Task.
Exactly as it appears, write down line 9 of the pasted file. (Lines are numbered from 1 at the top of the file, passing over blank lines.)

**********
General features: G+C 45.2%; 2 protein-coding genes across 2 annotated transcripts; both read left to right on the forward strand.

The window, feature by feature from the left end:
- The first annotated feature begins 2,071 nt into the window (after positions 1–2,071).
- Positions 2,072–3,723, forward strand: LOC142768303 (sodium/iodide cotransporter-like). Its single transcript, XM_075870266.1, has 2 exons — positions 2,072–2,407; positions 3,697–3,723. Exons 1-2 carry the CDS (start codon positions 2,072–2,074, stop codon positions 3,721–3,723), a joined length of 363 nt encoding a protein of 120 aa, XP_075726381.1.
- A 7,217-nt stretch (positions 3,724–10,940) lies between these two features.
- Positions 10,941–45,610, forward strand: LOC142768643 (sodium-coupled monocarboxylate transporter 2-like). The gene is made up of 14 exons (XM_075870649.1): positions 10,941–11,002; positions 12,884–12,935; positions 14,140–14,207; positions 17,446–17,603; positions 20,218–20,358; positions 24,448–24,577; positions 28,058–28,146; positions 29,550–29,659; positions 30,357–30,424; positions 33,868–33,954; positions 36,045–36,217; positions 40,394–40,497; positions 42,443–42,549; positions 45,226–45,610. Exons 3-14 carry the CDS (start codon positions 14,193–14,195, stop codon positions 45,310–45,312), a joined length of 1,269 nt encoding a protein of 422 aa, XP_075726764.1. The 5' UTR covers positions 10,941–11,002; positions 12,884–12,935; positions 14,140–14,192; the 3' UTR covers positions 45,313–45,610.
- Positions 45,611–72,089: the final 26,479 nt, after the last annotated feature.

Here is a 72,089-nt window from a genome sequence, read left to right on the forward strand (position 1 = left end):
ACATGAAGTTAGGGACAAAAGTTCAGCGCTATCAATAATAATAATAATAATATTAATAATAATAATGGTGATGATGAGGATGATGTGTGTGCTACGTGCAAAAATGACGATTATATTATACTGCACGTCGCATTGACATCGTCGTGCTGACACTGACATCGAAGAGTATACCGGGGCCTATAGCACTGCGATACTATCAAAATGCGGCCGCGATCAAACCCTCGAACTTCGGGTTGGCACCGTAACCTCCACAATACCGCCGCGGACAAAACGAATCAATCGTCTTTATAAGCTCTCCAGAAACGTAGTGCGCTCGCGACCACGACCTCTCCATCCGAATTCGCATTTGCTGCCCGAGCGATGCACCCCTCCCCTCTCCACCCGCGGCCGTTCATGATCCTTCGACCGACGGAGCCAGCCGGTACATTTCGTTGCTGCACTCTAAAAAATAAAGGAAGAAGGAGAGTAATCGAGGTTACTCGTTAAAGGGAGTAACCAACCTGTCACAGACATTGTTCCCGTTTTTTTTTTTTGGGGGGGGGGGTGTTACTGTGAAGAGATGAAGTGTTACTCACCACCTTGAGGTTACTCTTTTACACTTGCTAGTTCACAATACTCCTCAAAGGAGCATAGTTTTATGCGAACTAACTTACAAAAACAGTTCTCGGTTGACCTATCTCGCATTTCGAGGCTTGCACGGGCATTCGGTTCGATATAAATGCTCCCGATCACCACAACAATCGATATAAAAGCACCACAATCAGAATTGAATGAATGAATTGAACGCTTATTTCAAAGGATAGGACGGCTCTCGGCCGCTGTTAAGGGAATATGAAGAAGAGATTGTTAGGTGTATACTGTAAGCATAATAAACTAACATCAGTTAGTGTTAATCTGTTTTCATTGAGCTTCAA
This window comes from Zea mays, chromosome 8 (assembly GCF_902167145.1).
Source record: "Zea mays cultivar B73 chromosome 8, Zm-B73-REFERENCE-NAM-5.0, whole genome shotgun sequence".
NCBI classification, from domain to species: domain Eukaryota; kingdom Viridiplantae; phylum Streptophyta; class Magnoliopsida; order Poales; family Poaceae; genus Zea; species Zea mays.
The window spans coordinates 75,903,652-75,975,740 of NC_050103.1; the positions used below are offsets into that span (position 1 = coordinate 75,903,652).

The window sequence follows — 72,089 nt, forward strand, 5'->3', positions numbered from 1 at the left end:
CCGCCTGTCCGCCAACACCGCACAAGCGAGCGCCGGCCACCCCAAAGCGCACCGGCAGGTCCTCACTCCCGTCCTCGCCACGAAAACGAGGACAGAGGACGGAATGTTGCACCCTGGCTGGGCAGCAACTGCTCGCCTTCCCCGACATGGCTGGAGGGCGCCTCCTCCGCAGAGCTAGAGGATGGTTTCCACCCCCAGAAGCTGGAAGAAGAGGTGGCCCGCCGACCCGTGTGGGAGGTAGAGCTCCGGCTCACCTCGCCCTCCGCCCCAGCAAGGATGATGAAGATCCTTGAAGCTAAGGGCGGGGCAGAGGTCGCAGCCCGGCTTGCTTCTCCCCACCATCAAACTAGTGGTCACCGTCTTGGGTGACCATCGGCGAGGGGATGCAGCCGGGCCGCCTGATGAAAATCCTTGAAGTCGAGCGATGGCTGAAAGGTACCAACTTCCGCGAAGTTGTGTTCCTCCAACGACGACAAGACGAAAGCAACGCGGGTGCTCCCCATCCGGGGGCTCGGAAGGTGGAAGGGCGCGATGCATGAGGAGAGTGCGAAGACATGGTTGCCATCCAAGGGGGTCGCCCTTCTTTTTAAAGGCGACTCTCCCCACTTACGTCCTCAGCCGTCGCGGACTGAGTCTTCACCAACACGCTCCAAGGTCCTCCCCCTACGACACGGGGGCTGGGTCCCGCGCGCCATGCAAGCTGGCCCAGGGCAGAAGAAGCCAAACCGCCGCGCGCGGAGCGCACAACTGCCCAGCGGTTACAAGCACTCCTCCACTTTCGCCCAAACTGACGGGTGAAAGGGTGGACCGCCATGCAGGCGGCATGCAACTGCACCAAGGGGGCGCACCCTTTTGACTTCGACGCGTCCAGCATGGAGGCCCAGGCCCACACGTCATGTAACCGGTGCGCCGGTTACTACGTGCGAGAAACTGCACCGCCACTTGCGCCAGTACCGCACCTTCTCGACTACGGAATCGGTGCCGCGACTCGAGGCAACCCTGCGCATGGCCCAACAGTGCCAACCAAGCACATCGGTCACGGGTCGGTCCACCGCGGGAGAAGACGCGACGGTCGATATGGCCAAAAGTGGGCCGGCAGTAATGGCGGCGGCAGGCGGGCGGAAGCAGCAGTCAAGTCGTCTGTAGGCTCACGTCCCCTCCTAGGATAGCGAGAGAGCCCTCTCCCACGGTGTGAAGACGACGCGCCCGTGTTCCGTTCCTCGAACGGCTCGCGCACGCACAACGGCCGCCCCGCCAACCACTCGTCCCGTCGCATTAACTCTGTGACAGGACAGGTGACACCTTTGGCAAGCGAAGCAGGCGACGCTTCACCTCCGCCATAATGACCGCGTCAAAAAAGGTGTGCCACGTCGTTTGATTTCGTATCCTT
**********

ACATGAAGTTAGGGACAAAAGTTCAGCGCTATCAATAATAATAATAATAATATTAATAATAATAATGGTGATGATGAGGATGATGTGTGTGCTACGTGCAAAAATGACGATTATATTATACTGCACGTCGCATTGACATCGTCGTGCTGACACTGACATCGAAGAGTATACCGGGGCCTATAGCACTGCGATACTATCAAAATGCGGCCGCGATCAAACCCTCGAACTTCGGGTTGGCACCGTAACCTCCACAATACCGCCGCGGACAAAACGAATCAATCGTCTTTATAAGCTCTCCAGAAACGTAGTGCGCTCGCGACCACGACCTCTCCATCCGAATTCGCATTTGCTGCCCGAGCGATGCACCCCTCCCCTCTCCACCCGCGGCCGTTCATGATCCTTCGACCGACGGAGCCAGCCGGTACATTTCGTTGCTGCACTCTAAAAAATAAAGGAAGAAGGAGAGTAATCGAGGTTACTCGTTAAAGGGAGTAACCAACCTGTCACAGACATTGTTCCCGTTTTTTTTTTTTGGGGGGGGGGGTGTTACTGTGAAGAGATGAAGTGTTACTCACCACCTTGAGGTTACTCTTTTACACTTGCTAGTTCACAATACTCCTCAAAGGAGCATAGTTTTATGCGAACTAACTTACAAAAACAGTTCTCGGTTGACCTATCTCGCATTTCGAGGCTTGCACGGGCATTCGGTTCGATATAAATGCTCCCGATCACCACAACAATCGATATAAAAGCACCACAATCAGAATTGAATGAATGAATTGAACGCTTATTTCAAAGGATAGGACGGCTCTCGGCCGCTGTTAAGGGAATATGAAGAAGAGATTGTTAGGTGTATACTGTAAGCATAATAAACTAACATCAGTTAGTGTTAATCTGTTTTCATTGAGCTTCAA